Paris Pâtissier Offers a Diamond for Epiphany
This New Year could prove a jewel for some lucky punter who gets in line for a very special Galette des Rois (Epiphany pastry) on sale at Olivier and Isabelle Guérin’s Paris boulanger-pâtissier (Boulangerie de la Gare, Andrésy, Yvelines 78700).
For, determined to celebrate the pastry shop’s third and toughest anniversary in style, the enterprising couple have baked a Galette where the traditional fève or bean is replaced by a diamond worth €2200 supplied by the bakery’s jeweller partner in the promotion the nearby Parrenin Bijoutier (Rue Maurice Berteaux, Conflans-Sainte-Honorine).
The Guérin’s told Le Parisien that in the one of the 400 or so galettes they will put on sale at their bakery over the January 8th-9th weekend – the traditional date for the Epiphany celebration — will be a marker entitling the lucky buyer to a 0.5 carat diamond valued at more than two thousand Euros.
The couple said the glittering lucky bean could be in any of the wide range of different sized Galettes they bake, from the €5.40 two-portion Galette to a family-sized 8 portion pastry costing €21.60. “People say for any new business, the third year is the toughest. So we wanted to thank our loyal customers this Epiphany. First we thought about offering a small gold bar in a pastry, and then we thought some more and decided a diamond baked into a Galette was unheard of. We approached our neighbours the Parrenin Bijoutier who were happy to partner us in this promotion,” the baker said.
And for those who don’t like the marzipan and puff pastry delicacy? Well says Olivier Guérin we value all our customers so those who don’t want a Galette des Rois can take part in a lucky draw — with no obligation to buy a Galette — and the prize will be a 0.10 carat diamond worth €270.
Epiphany, a Christian feastday falls on January 6 or, in France, Spain, Portugal and Italy, on the Sunday between January 2 and January 8. On January 6 , the (Day of Kings as it is known across the strongly Roman Catholic Iberian peninsular), the French tradition is to bake a marzipan pastry in different sizes which is traditionally eaten to celebrate the day. Epiphany marks the arrival of the Magi – Caspar, Melchior and Balthazar who, as the Christmas story tells, came to Bethlehem, guided by a star. Melchior brought gold, Balthazar myrrh and Caspar frankincense. On the Twelfth Night after Christmas when in some countries Christmas decorations and cards are supposed to be taken down lest bad luck befall, the Galette des Rois in which the bean is hidden, offers the finder the opportunity to be styled King of the Feast day with the right to choose his Queen (or vice versa).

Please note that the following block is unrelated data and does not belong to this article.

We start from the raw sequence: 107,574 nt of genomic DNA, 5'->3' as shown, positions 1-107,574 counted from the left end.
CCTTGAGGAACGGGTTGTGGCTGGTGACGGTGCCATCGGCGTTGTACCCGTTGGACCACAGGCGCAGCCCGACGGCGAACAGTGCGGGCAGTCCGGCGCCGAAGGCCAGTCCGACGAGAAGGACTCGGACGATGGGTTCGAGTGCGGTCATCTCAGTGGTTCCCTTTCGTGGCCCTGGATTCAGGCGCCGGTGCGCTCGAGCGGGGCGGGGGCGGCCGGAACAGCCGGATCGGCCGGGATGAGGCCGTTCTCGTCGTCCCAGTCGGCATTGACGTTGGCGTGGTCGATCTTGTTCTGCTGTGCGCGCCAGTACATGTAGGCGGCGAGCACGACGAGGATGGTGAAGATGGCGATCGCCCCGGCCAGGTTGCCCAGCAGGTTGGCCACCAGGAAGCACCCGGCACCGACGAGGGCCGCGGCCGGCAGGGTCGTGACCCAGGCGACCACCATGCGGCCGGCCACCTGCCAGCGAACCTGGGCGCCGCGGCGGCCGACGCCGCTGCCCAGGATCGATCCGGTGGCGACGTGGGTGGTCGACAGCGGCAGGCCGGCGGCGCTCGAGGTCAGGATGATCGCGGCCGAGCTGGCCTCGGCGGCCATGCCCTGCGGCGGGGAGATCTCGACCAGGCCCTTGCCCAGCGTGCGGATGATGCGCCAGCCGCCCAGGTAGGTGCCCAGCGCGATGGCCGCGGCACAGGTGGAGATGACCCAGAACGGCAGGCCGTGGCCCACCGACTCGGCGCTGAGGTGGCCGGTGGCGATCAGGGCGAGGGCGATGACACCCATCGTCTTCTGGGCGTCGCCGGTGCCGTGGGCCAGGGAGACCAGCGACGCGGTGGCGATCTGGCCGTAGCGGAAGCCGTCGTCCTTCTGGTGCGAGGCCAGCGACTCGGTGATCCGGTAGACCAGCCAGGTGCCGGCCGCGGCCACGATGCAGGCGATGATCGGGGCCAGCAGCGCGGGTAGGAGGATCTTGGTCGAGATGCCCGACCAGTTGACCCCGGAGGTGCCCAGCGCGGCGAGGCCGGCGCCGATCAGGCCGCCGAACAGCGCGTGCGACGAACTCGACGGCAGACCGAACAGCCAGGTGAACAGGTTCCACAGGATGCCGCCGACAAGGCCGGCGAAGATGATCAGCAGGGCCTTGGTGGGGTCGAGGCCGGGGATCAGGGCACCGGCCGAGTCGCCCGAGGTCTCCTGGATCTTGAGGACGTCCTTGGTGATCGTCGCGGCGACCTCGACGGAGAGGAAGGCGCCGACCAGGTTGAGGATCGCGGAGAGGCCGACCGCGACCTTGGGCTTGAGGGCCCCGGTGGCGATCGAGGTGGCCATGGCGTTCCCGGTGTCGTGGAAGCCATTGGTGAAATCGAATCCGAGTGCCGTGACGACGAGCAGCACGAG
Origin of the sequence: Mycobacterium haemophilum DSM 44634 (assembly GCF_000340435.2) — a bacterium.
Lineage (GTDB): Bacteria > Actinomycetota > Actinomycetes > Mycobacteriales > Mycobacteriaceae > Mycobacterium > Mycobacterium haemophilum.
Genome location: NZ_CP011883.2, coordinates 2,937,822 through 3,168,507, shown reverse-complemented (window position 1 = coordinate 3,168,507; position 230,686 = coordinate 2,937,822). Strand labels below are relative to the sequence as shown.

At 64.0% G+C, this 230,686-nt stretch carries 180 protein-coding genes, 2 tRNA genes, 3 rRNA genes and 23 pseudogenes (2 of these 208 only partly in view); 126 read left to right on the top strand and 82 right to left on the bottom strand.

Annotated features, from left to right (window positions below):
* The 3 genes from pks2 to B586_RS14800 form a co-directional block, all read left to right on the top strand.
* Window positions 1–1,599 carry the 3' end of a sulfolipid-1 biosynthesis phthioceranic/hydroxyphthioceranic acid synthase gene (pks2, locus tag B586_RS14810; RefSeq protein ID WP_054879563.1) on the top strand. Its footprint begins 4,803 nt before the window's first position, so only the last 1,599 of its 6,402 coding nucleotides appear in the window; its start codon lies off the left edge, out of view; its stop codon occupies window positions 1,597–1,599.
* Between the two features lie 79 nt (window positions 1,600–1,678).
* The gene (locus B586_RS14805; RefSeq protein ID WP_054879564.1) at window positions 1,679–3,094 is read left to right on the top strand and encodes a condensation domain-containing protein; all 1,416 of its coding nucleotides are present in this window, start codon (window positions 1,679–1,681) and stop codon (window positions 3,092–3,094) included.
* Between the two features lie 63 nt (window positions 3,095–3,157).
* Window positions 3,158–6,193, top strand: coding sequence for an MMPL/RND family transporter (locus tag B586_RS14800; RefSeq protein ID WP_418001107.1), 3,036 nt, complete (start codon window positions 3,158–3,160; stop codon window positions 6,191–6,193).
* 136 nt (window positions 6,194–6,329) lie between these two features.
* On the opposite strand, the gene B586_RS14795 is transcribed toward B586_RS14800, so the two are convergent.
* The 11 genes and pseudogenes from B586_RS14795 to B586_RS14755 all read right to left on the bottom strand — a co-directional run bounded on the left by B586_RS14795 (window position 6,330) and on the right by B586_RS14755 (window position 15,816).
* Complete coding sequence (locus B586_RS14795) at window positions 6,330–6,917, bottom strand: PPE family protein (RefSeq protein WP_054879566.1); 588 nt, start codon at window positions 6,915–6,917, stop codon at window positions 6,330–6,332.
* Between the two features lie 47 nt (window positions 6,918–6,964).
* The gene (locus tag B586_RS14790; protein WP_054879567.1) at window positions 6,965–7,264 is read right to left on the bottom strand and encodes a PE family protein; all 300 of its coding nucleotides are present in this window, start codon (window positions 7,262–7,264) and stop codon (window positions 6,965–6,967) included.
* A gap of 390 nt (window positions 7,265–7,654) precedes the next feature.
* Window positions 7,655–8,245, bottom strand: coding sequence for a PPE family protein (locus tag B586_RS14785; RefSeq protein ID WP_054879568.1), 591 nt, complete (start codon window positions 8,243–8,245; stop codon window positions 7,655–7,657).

In other times the pastries contained porcelain and precious metal beans (these appeared in 1870) an echo of the gifts from the Magi. These beans have become true collectors items for “fabophiles”.
There is also a special collections of beans and cribs in the municipal museum at Blain between Saint-Nazaire and Nantes — Musée de la Fève et de la Crèche à Blain (Museum of the Broad Bean, the Crib and Popular Traditions, 2 Place Jean Guihard, 44130 Blain Tel: 02 40 79 98 51). Unsurprisingly the tradition has pagan origins, and in the 16th century, the Catholic Church condemned the pagan festival. Indeed Louis XIV outlawed the celebration which he saw as lese-majeste! However once the Concordat was enacted in 1801 the feast day of Epiphany was again restored to January 6 enabling the marzipan pastry tradition to flourish.
See video account in French and the baker’s shop here.
Meanwhile what is New Year without champagne and for the discerning, champagne requires the proper accoutrements.
So should you sip your champers in a flute or a glass? The flute is too narrow say some sommeliers and results in the bubbles tickling your nose so masking flavours. The normal wine glass is too wide, letting the bubbles escape on each side of your nose. So to taste champagne professionals recommend instead a specially created champagne glass, a tulip-shaped vessel elongated like the flute, but rounded in the middle.
For the Swede Andreas Larsson, voted (to the chagrin of La France) best sommelier in the world in 2007: “the best glass is a kind of flute with a slightly wider body and a narrow opening that enhances the taste and aroma.”
Philippe Jamesse, sommelier at Crayères, a gourmet restaurant in Reims, the champagne capital of Europe, has developed four specially crafted types of champagne glass made specifically for the restaurant by a glassworks in the region. Jamesse told AFP, the French news agency, he favours a rounded glass that will allow the bubbles to follow a pathway towards the nose — the “path of the excitement” that starts from the bottom of the glass. The middle part of his special glass is as wide as a wine glass to “develop the aroma”. These flavours need to be “re-concentrated at the surface of the nose”.
Thus properly to appreciate your New Year champagne you should know that it is “the effervescent excitement that carries the true champagne flavours and these follow the contours of the glass itself”
For this New Year to be special you will of course now ensure you serve your champagne in something that is a “compromise between a flute and a wine glass”, or, in silence, suffer real ignominy!
Story: Ken Pottinger